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Canopy Structure in a 650-Year Douglas-Fir Chronosequence in Western Washington: Distribution of Canopy Elements and Open Space

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Using within-canopy, side-viewing light detection and ranging (LiDAR), we measured canopy structure in a Douglas-fir (Pseudotsuga menziesii) chronosequence. We present foliage profiles, canopy composition, and a new metric quantifying the vertical distribution of open space, supporting and extending results from other structural studies. Foliage distribution shifted from vertically uniform in the youngest stand (50 years), to a canopy surface peak in mature forests (100‐160 years old), to a near-ground maximum in old-growth (650 years). Leaf area index in old-growth and mature forests was similar but was smaller in young forest. Canopy composition changed with age: relatively more dead elements in young, boles in mature, and diversity in old-growth canopies. Older forest had greater mean and variance in open space than younger forests. Open space was vertically uniform in young, unimodal in mature, and greatest in the upper canopy in old-growth forests. Our results provide an integrated description of canopy structure over more than half a millennium, highlighting solid structure and its complement, open space. The unique element we present—open space—provides novel insights into the assessment of forest structure. This study provides a means to compare forests across ages, from immature to old-growth, with an additional canopy variable available for developing relationships between canopy structure and function.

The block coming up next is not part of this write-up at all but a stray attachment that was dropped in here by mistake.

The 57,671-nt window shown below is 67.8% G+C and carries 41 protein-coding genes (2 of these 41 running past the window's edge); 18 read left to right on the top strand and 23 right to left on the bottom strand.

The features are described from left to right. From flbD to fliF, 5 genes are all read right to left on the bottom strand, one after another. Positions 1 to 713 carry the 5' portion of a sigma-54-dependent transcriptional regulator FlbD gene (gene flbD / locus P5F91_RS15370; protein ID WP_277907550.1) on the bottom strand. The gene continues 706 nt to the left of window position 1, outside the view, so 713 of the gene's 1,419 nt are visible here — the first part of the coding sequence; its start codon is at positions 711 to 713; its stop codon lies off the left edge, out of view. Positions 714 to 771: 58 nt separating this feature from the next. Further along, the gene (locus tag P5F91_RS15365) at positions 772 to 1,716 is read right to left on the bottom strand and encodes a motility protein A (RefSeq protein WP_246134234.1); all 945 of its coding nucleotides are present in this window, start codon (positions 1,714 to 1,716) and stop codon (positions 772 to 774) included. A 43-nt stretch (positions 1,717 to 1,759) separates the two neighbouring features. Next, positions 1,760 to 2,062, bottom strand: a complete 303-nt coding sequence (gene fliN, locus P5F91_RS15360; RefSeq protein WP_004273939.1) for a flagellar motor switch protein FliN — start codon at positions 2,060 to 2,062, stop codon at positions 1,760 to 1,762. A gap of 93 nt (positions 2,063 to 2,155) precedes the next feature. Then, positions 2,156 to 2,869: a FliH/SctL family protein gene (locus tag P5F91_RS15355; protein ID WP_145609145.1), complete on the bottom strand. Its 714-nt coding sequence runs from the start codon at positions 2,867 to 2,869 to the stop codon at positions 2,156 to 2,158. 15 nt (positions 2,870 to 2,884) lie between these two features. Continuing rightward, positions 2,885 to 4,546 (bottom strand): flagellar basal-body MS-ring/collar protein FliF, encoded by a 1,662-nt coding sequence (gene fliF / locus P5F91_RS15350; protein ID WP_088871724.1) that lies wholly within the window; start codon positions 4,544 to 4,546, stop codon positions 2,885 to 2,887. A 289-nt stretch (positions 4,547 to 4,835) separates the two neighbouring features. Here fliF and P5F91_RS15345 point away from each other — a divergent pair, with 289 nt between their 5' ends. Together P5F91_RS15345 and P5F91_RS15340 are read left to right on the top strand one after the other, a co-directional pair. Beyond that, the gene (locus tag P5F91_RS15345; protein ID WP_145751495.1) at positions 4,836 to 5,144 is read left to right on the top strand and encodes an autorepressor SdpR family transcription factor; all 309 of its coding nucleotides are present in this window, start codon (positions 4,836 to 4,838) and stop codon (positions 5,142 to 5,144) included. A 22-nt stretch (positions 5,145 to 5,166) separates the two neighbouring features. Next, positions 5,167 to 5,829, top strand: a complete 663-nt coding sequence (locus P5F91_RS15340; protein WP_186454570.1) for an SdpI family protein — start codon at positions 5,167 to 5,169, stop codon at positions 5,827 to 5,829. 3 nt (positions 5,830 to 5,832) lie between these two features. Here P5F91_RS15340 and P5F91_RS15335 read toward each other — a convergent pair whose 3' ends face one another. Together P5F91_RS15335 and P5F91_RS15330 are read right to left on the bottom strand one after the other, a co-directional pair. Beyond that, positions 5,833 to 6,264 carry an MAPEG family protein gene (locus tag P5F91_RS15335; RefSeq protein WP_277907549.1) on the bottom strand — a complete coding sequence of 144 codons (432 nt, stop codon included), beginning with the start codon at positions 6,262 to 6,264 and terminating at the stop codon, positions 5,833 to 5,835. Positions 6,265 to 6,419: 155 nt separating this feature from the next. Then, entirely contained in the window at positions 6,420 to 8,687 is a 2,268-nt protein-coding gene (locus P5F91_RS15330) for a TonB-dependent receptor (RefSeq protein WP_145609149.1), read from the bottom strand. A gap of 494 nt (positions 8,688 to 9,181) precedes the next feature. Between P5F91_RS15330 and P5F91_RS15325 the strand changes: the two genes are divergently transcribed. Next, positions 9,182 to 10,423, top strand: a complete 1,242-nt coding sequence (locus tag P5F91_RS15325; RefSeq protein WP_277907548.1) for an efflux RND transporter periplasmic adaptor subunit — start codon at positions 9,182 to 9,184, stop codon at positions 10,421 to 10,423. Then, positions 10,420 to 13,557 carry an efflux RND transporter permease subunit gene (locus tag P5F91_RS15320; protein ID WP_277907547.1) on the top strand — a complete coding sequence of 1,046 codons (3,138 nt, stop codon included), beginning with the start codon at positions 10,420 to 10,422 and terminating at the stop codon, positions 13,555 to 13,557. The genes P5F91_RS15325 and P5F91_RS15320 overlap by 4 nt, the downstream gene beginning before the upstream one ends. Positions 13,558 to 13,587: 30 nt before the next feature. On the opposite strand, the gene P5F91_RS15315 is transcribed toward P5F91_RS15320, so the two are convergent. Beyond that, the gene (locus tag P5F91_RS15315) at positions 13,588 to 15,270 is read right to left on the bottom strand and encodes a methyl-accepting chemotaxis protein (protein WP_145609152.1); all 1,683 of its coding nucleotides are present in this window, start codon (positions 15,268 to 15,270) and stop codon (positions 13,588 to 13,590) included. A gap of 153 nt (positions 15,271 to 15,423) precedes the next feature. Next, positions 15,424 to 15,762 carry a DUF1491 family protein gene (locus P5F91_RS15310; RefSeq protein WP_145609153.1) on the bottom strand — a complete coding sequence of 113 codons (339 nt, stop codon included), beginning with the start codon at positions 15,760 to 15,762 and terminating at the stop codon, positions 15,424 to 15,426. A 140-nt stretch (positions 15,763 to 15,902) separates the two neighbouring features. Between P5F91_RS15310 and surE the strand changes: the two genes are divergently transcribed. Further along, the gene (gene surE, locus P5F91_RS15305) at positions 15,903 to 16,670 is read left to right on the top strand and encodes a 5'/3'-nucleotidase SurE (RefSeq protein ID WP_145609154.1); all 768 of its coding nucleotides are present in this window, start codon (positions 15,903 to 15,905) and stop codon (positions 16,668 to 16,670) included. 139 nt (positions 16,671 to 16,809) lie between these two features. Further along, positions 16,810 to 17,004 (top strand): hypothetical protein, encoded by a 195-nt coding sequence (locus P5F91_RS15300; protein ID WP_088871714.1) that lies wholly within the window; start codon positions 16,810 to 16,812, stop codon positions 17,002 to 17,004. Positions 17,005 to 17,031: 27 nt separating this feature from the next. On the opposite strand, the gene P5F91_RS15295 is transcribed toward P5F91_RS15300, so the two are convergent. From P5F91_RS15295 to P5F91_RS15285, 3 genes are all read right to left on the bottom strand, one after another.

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Keywords: Douglas-fir; Pseudotsuga menziesii; chronosequence; forest canopy; old-growth

Document Type: Research Article

Publication date: 2011-08-01

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